News Out Of The Cloud - Technology At The Front Line Of Journalism

Stuart Almond

Author: Stuart Almond

Published: 16 July 2019

News Out Of The Cloud - Technology At The Front Line Of Journalism

Throughout history, journalists have always had to seek and adapt to new technologies to deliver news in a format and at a speed that consumers demanded. Today, recent technological changes in the media environment have led to another inflection point. If modern media outlets want to empower journalists to remain agile and turn news stories around quickly and efficiently, they have to start embracing new, innovative technologies, like cloud-based media solutions.

Today, we’re seeing the media landscape continuing to evolve thanks to new technologies that allow for the seamless creation and distribution of content via digital channels. In this digital age, audiences have greater access to a wealth of information sources online, including social media and video streaming. This has enabled consumers across the globe to access and digest news from anywhere, whenever suits them best. Modern journalists need to be able to satisfy this demand, by delivering compelling stories to any platform, first.

Changing viewing habits

According to Ofcom’s ‘News Consumption in the UK: 2018’ report, the internet is now one of the most-used platforms for news, used by 64% of UK adults and social media is the most popular type of online news, used by 44% of UK adults.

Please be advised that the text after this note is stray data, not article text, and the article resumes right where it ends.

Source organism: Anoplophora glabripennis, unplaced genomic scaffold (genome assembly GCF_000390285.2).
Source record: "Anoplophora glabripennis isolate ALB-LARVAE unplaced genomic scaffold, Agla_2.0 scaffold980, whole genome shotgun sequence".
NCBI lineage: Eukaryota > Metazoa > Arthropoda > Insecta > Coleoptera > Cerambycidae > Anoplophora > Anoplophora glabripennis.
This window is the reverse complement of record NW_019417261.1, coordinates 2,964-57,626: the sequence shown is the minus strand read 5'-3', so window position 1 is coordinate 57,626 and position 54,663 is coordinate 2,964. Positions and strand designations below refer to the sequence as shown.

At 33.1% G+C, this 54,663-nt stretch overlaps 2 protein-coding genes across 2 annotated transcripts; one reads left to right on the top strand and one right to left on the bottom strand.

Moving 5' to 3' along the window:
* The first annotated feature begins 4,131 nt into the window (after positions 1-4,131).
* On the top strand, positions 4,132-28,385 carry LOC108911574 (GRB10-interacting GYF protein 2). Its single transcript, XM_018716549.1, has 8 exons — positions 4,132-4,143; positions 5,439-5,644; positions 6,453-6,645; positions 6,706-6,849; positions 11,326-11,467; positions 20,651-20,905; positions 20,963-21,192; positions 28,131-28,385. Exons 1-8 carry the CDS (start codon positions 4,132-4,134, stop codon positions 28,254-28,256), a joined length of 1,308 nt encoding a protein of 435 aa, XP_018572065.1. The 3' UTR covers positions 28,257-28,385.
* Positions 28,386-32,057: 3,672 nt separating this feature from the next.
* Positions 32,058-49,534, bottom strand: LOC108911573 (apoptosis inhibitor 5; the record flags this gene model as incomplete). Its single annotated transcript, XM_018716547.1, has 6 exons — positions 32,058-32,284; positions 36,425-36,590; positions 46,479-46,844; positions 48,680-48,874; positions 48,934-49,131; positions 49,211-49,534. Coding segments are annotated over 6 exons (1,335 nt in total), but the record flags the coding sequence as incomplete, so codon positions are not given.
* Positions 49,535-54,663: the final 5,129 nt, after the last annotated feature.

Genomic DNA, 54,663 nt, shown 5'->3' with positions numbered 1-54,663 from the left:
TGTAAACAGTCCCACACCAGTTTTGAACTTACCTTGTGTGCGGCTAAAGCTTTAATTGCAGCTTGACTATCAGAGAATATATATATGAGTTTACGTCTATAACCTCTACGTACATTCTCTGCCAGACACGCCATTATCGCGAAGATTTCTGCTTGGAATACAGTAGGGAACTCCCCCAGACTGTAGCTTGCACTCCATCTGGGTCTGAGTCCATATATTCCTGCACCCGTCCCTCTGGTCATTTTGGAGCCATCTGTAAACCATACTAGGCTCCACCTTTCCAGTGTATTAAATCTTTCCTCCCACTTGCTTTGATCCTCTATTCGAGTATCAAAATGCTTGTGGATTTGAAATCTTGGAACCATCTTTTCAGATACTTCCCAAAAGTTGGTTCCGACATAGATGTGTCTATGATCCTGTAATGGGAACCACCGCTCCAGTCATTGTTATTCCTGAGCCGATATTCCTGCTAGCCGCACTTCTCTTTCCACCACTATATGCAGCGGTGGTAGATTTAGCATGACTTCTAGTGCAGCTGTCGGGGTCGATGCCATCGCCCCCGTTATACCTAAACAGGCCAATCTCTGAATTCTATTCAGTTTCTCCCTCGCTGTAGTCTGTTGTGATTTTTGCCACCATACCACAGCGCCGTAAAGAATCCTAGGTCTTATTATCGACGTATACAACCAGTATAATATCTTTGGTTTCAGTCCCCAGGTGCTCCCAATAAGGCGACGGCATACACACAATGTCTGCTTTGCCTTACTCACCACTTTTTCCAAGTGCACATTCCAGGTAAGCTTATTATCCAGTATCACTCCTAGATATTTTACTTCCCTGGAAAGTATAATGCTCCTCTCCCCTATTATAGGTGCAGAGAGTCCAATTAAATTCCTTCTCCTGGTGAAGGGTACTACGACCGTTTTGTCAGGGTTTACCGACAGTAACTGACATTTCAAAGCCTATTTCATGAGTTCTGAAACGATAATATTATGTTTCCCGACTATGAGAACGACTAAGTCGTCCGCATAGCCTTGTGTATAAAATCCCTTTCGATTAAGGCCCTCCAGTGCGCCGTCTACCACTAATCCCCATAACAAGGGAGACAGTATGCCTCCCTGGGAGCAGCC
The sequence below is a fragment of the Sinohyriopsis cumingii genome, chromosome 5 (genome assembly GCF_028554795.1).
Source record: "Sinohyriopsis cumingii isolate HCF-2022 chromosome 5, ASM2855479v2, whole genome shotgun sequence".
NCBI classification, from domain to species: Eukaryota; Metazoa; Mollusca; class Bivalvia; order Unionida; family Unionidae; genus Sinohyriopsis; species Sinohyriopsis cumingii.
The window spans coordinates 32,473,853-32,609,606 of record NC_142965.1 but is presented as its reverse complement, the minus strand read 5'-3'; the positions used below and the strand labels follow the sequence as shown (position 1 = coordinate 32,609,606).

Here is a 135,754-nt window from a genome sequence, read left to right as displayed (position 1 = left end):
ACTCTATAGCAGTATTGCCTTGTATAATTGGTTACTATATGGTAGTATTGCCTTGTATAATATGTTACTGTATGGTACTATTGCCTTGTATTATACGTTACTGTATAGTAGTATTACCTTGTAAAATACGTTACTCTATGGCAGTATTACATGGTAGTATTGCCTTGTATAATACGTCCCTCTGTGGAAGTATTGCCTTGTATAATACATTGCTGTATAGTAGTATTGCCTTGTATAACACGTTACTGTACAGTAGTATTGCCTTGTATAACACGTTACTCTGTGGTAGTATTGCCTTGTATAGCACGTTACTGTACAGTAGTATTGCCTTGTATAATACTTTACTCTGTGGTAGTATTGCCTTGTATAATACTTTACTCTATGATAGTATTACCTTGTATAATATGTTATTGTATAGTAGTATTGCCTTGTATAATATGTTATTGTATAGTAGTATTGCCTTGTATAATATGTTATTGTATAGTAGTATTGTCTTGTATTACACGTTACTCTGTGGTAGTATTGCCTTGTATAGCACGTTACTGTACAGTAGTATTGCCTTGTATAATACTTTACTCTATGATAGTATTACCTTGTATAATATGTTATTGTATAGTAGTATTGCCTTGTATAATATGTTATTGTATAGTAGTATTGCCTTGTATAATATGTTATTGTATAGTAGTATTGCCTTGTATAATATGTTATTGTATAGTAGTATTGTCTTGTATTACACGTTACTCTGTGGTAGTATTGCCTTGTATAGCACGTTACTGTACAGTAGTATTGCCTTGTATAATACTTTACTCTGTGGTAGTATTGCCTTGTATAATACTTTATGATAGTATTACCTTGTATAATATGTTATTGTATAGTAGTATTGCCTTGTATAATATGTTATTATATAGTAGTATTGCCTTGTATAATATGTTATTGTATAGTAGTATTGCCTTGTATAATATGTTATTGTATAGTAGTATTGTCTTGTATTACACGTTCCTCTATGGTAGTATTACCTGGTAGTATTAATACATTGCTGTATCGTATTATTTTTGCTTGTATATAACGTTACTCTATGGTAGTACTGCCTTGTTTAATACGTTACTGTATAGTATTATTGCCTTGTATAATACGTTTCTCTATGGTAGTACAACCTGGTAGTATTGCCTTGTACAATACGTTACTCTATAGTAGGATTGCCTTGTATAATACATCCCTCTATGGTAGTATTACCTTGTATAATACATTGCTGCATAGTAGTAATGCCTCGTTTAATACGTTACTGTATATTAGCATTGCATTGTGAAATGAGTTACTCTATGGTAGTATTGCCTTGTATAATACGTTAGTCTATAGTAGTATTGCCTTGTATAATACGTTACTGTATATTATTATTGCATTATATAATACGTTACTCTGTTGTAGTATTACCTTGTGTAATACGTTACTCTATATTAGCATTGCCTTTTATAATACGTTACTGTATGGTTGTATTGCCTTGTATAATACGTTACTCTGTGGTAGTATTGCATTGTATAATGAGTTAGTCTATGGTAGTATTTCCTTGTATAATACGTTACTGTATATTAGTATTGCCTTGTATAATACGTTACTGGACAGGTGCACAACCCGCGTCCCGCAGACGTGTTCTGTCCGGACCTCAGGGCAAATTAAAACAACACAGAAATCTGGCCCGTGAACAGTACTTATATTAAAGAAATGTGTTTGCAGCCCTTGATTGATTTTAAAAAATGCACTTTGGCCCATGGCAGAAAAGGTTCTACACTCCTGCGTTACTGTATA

This has had a significant impact on how journalists’ source, produce and distribute their news stories. Deadlines for a story are nowadays given in hours – or even minutes in the case of a breaking story – not days, meaning frictionless production is more critical than ever before.

Increased consumer demand is fuelled by infinite amounts of information and stories available to them. As a result, journalists need to find ways to remain connected even when working remotely as well as for global news agencies to recognise that linear workflows are a thing of the past. Ultimately, the future for broadcasters lies in transforming traditional media chains, unlocking more value for richer audience engagement, and doing more with less through the smart use of technology.

The rise of fake news

Alongside changing habits in this new digital landscape, fake news is growing in prevalence. With the proliferation of information sources through digital channels, journalists now also face an ongoing challenge to preserve factuality. The more sensational or interesting an online story appears to be, the more clicks and shares it gets - regardless of accuracy. News gatherers are therefore not only facing an uphill battle to capture the attention of viewers who are inundated with content in an ever-expanding mass of media, but are also trying to stay ahead of the curve to share stories as they break to disseminate true facts as quickly as possible.

According to the Massachusetts Institute of Technology’s research report entitled ‘The Spread of True and False News Online’, fake news reaches more people and spreads six times faster than real news. Today’s consumers have access to a variety of largely unmediated opinions from endless sources across the web, meaning the need for clear, accurate and timely reporting from the frontline has never been more important.